Gladstone Motorcycle’s mantra is simple: “To design and build limited production runs of the finest handmade British motorcycles available”
What we’re currently looking at is the start of adventure, whether looking at it, learning about it or even riding it. The Gladstone No.1 is certainly a talking point at The Motor Hub right now and for good reason.
To quote from the website “Only nine of the inaugural Gladstone No.1 will be built with delivery starting in April 2014. Each Gladstone No.1 requires a build programme lasting 6 months being delivered with a brass plaque on the oil tank to denote the production build number.”
There are six of them out in the world, seven if you include the prototype, which took two years to rise from the drawing board. The project by Gladstone Motorcycles is the first bespoke British motorcycle brand to come to the market since 1984, and was set in motion by the founders Henry Cole and Guy Willison. Henry is CEO of Gladstone and also a popular TV host to two long established motorcycle series and many other TV programmes. Guy is the brains behind the bike, and has put every facet of his forty years of riding experience into it, which really shows.
From inside out, this machine has been forged by passion, understanding and maturity.
This isn’t a delicate custom or unusable art piece. Instead, this is a no holds barred, dignified yet raw, individual machine that wants to be ridden and enjoyed by someone who holds the same characteristics. You could say you have seen many bikes like it but to the discerning biker, they could analyse it’s DNA and identify clues as to why it’s so special.
The frame is from the renowned Metisse Heritage. Now a nickel plated, hard tailed bespoke design. Using completely custom mounts, the frame holds the tried, tested and proven Triumph Bonneville T140 750cc. The only original parts being the visible ones.
Completely blueprinted, built from the ground up, every cog, valve and bearing of this particular T140 has been crafted by none other than The Baron Speed shop, known for their land speed trails using the Bonneville unit.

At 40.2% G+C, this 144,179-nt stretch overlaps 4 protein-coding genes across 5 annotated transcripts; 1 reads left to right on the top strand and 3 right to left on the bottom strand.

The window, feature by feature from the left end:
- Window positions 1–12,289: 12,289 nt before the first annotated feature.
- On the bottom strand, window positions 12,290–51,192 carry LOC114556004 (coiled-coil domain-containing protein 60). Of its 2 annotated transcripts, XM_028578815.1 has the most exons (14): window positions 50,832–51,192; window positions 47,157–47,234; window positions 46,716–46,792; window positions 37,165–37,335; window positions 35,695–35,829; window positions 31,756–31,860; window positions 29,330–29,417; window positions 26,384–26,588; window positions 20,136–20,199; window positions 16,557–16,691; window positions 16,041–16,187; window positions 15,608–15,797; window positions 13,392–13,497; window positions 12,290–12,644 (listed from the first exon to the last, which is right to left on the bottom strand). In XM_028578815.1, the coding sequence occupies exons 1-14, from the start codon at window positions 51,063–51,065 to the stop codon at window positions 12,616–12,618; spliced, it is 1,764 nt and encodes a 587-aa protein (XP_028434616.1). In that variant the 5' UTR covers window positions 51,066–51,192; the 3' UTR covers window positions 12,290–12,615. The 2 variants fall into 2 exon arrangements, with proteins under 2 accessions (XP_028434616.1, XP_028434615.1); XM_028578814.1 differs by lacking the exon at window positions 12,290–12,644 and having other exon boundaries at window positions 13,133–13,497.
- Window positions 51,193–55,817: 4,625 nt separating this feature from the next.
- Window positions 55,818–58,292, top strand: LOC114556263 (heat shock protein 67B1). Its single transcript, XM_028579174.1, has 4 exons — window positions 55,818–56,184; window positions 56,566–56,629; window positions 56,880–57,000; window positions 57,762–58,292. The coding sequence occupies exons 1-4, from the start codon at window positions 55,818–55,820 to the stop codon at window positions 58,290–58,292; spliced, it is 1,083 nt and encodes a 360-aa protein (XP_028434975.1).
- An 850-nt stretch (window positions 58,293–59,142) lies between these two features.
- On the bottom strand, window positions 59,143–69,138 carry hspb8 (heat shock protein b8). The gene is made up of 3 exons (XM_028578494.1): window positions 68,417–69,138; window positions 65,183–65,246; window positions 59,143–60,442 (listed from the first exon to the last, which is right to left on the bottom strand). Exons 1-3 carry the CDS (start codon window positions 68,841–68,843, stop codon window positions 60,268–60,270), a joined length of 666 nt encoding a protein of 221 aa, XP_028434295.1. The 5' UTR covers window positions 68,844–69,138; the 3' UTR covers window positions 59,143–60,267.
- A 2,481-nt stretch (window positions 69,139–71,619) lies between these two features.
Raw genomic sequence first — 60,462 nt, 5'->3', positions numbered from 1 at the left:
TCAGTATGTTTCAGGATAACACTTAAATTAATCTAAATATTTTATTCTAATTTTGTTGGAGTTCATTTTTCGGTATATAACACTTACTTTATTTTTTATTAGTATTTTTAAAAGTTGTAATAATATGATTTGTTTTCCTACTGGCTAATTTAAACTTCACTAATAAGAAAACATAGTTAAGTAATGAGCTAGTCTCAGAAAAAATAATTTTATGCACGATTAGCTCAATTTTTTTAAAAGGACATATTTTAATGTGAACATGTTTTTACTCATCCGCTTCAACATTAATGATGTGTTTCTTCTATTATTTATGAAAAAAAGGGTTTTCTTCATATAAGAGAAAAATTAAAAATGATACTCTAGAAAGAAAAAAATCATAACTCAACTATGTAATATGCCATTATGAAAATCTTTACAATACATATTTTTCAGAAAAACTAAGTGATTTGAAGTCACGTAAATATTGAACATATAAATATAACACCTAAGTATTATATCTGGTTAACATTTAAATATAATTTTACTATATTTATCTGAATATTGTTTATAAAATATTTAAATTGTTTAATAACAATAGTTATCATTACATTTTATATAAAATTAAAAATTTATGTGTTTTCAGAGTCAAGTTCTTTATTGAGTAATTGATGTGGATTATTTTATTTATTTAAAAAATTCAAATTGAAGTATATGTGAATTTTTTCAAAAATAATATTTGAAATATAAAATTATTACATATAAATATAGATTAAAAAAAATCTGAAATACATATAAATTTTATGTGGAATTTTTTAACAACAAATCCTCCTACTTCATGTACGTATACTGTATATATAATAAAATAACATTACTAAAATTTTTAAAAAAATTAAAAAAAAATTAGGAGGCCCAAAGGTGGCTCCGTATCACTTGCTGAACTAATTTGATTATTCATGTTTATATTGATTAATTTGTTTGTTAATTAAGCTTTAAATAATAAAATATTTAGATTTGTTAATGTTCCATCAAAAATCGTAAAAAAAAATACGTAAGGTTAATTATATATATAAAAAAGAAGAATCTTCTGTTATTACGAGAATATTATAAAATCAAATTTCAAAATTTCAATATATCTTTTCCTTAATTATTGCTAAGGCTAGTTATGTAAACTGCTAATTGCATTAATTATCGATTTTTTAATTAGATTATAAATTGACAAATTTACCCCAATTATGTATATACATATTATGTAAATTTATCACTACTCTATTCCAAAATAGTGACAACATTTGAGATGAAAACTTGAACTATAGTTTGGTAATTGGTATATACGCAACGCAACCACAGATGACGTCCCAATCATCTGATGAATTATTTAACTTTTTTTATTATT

The front end looks so good because there is some Italian blood running through the suspension and braking system, in the form of replica ‘60s style Ceriani hardware. A purpose made five inch speedometer sits dead centre on the yoke , though the symmetry of the bike does not end there.
The bike requires a decent kick to get it started, and if it’s the first outing for a while, it may need a little priming on the single carburetor. The reason for dropping a carburetor from the original T140 setup is simple, more midrange, less weight, more go.
Everything on this bike has been paired down for weight. Entirely custom made cropped motocross style exhausts with no baffles certainly saves a few pounds and obviously cause quite a stir upon start up.
Trundling through a quiet Cotswold village on the Gladstone No.1 turns more heads than a streaker, if only for its noise alone. Once you set eyes on the bike, the marrying of subtle touches of brass, chrome and copper blends seamlessly and demands attention.
Out on the open road, you’re the conductor to a raucous symphony of sound. The Cotswolds, with its narrow twists and turns, humpback bridges and almost blind junctions suddenly become a joy due to the assortment of instruments at your disposal.
From the air induction roar to the cackle of the overrun, almost every gear change brings a smile to your face. This brings biking back to basics with buckets of class. Built to consume your senses and deliver new ones, the Gladstone No.1 bares all, not hidden under plastic and gadgets. It’s your new reason to live to ride.
Words by Mike Belshaw